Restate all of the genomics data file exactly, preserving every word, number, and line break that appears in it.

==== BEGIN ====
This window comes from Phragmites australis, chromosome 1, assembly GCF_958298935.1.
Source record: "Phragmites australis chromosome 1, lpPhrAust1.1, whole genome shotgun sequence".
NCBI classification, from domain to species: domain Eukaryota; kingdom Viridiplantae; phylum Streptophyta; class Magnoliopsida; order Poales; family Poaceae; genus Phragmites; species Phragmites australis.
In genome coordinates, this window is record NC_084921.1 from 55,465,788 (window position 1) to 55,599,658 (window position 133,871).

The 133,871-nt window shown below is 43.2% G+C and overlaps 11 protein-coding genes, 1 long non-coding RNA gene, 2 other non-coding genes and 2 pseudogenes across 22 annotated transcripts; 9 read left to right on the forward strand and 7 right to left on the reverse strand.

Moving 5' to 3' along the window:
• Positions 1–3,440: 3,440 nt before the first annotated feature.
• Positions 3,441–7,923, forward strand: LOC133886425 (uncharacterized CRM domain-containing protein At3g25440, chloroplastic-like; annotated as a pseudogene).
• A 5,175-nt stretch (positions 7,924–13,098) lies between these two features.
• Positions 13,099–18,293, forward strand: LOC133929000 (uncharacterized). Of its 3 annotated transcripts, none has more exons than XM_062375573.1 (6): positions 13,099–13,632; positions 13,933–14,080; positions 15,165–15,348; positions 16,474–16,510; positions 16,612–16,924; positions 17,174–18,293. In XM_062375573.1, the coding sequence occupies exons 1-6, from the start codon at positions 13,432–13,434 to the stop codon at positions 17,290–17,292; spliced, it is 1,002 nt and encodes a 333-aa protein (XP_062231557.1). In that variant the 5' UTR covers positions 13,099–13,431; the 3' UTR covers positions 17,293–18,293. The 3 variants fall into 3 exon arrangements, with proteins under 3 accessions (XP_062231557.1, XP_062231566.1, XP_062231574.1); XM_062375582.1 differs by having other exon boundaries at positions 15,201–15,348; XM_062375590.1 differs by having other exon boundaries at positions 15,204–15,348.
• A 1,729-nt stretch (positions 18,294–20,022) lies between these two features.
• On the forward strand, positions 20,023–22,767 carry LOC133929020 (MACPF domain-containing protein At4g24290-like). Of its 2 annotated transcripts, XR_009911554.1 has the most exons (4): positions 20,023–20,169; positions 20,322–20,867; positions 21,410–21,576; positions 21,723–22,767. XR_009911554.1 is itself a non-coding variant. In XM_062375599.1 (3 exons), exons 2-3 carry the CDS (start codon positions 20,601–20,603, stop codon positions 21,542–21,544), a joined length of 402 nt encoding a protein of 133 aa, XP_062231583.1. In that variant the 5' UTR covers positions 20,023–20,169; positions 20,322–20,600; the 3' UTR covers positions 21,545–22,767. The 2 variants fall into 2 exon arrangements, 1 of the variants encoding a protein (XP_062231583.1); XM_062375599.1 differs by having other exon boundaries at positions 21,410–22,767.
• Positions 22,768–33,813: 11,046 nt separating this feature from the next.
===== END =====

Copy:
This window comes from Phragmites australis, chromosome 1, assembly GCF_958298935.1.
Source record: "Phragmites australis chromosome 1, lpPhrAust1.1, whole genome shotgun sequence".
NCBI classification, from domain to species: domain Eukaryota; kingdom Viridiplantae; phylum Streptophyta; class Magnoliopsida; order Poales; family Poaceae; genus Phragmites; species Phragmites australis.
In genome coordinates, this window is record NC_084921.1 from 55,465,788 (window position 1) to 55,599,658 (window position 133,871).

The 133,871-nt window shown below is 43.2% G+C and overlaps 11 protein-coding genes, 1 long non-coding RNA gene, 2 other non-coding genes and 2 pseudogenes across 22 annotated transcripts; 9 read left to right on the forward strand and 7 right to left on the reverse strand.

Moving 5' to 3' along the window:
• Positions 1–3,440: 3,440 nt before the first annotated feature.
• Positions 3,441–7,923, forward strand: LOC133886425 (uncharacterized CRM domain-containing protein At3g25440, chloroplastic-like; annotated as a pseudogene).
• A 5,175-nt stretch (positions 7,924–13,098) lies between these two features.
• Positions 13,099–18,293, forward strand: LOC133929000 (uncharacterized). Of its 3 annotated transcripts, none has more exons than XM_062375573.1 (6): positions 13,099–13,632; positions 13,933–14,080; positions 15,165–15,348; positions 16,474–16,510; positions 16,612–16,924; positions 17,174–18,293. In XM_062375573.1, the coding sequence occupies exons 1-6, from the start codon at positions 13,432–13,434 to the stop codon at positions 17,290–17,292; spliced, it is 1,002 nt and encodes a 333-aa protein (XP_062231557.1). In that variant the 5' UTR covers positions 13,099–13,431; the 3' UTR covers positions 17,293–18,293. The 3 variants fall into 3 exon arrangements, with proteins under 3 accessions (XP_062231557.1, XP_062231566.1, XP_062231574.1); XM_062375582.1 differs by having other exon boundaries at positions 15,201–15,348; XM_062375590.1 differs by having other exon boundaries at positions 15,204–15,348.
• A 1,729-nt stretch (positions 18,294–20,022) lies between these two features.
• On the forward strand, positions 20,023–22,767 carry LOC133929020 (MACPF domain-containing protein At4g24290-like). Of its 2 annotated transcripts, XR_009911554.1 has the most exons (4): positions 20,023–20,169; positions 20,322–20,867; positions 21,410–21,576; positions 21,723–22,767. XR_009911554.1 is itself a non-coding variant. In XM_062375599.1 (3 exons), exons 2-3 carry the CDS (start codon positions 20,601–20,603, stop codon positions 21,542–21,544), a joined length of 402 nt encoding a protein of 133 aa, XP_062231583.1. In that variant the 5' UTR covers positions 20,023–20,169; positions 20,322–20,600; the 3' UTR covers positions 21,545–22,767. The 2 variants fall into 2 exon arrangements, 1 of the variants encoding a protein (XP_062231583.1); XM_062375599.1 differs by having other exon boundaries at positions 21,410–22,767.
• Positions 22,768–33,813: 11,046 nt separating this feature from the next.